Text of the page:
Douglas RNLI called out to small fishing boat in difficulty
Douglas RNLI volunteer crew were paged today (2 June) at 9.57am to go to the aid of a broken down small fishing boat.
In a calm sea but with visibility much reduced by mist and fog, Deputy Second Coxswain Graeme Cushnie took the all-weather lifeboat, Sir William Hillary, out of Douglas harbour then south to below the lighthouse.
The casualty vessel was quickly located and a tow established, the lifeboat bringing the fishing boat back to harbour to a berth on the Battery Pier Visitors' Pontoon where Douglas Coastguard were waiting to assist.
Leaving the three occupants of the small fishing boat, who were none the worse for their ordeal, in the care of the Coastguard the lifeboat returned to its berth to be made ready again for service.
Notes to editors
Caption for attached photo: Douglas all-weather lifeboat Sir William Hillary with casualty vessel under tow. Credit: RNLI/Peter Cowin
RNLI media contacts
For more information please contact Mike Howland, Douglas RNLI Volunteer Lifeboat Press Officer on 07624496029, email firstname.lastname@example.org or contact Nuala McAloon RNLI Regional Media Officer Ireland on 00353876483547 or email Nuala_McAloon@rnli.org.uk or Niamh Stephenson RNLI Regional Media Manager Ireland on 00353871254124 or Niamh_Stephenson@rnli.org.uk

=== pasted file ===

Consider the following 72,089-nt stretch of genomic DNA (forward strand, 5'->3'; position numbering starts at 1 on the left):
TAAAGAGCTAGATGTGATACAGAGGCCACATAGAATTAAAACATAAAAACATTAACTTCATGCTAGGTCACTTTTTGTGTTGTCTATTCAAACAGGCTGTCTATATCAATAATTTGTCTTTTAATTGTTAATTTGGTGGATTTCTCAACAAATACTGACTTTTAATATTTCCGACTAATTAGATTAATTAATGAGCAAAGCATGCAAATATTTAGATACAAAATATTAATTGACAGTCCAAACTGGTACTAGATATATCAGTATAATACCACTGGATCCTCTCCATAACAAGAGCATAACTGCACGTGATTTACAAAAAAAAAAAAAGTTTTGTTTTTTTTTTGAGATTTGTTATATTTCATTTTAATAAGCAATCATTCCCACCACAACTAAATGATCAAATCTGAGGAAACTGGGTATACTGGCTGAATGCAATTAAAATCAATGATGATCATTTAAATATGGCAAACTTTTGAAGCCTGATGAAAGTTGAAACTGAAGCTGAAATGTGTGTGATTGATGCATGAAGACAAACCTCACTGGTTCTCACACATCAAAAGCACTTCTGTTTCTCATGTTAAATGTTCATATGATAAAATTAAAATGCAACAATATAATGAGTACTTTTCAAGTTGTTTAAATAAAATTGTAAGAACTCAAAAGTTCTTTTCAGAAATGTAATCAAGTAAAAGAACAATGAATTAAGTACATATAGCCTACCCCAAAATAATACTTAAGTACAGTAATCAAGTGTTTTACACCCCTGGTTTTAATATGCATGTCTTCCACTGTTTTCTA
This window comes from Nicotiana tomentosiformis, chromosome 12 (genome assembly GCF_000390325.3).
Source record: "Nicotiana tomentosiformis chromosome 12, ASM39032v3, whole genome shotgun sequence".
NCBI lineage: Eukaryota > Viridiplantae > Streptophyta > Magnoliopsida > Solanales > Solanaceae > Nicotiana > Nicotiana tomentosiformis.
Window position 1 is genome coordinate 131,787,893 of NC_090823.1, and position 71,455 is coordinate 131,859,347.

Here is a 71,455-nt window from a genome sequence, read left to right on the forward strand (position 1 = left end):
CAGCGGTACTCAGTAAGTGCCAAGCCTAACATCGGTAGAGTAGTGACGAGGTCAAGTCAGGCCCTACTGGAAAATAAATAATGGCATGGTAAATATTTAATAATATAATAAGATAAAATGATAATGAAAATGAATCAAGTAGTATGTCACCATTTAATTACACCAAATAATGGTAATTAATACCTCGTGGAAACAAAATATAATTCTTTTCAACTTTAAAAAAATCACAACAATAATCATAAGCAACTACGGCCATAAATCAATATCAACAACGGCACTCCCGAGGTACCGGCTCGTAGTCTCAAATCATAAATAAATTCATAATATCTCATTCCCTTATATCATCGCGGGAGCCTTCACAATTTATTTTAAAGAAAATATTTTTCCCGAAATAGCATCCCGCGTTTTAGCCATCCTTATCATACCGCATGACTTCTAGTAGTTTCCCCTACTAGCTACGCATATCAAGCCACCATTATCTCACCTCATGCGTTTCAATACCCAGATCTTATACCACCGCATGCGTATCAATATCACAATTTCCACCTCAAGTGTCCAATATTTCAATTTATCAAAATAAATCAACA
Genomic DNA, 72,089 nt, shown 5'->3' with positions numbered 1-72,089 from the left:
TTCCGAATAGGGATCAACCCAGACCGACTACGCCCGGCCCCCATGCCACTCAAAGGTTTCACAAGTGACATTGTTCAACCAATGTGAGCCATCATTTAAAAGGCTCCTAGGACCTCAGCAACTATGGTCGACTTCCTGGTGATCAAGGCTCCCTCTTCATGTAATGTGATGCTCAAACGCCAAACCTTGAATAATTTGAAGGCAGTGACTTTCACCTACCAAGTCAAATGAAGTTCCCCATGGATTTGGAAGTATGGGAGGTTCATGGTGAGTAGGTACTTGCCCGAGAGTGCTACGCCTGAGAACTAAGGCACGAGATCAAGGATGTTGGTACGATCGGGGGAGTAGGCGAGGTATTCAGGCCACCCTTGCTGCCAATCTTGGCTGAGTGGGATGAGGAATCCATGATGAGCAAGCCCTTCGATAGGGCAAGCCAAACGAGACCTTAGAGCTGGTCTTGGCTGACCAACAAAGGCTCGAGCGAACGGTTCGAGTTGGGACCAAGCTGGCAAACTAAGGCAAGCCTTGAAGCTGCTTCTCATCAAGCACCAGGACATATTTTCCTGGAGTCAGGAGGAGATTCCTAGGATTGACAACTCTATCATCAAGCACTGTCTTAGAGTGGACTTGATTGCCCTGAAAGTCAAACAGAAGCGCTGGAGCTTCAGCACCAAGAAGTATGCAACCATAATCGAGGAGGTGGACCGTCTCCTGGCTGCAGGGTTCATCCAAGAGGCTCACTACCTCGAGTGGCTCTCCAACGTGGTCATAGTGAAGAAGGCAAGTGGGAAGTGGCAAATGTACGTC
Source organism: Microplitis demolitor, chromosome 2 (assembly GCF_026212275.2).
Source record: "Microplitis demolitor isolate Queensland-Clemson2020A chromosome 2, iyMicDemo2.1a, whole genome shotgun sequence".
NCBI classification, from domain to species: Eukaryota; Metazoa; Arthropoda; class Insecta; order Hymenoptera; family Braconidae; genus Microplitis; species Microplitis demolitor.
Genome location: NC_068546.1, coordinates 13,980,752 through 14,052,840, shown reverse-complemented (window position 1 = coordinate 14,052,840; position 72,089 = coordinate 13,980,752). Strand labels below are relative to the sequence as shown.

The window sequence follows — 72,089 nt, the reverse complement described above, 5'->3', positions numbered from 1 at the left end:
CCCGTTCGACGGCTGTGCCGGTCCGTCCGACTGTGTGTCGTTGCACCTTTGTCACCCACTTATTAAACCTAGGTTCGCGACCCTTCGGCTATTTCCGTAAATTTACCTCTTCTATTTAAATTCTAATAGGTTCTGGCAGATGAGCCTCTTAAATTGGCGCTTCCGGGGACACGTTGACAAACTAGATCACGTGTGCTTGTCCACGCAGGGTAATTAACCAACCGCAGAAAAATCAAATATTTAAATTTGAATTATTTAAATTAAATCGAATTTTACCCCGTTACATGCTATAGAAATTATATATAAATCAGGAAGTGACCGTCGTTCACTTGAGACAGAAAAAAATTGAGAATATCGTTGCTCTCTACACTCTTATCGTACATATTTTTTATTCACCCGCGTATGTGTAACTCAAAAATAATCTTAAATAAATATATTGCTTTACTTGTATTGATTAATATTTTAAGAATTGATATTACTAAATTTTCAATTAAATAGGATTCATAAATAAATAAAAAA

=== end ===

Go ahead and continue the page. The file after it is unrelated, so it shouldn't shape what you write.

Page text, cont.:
Key facts about the RNLI
The RNLI charity saves lives at sea. Its volunteers provide a 24-hour search and rescue service around the United Kingdom and Republic of Ireland coasts. The RNLI operates over 238 lifeboat stations in the UK and Ireland and more than 240 lifeguard units on beaches around the UK and Channel Islands. The RNLI is independent of Coastguard and government and depends on voluntary donations and legacies to maintain its rescue service. Since the RNLI was founded in 1824, its lifeboat crews and lifeguards have saved over 142,700 lives.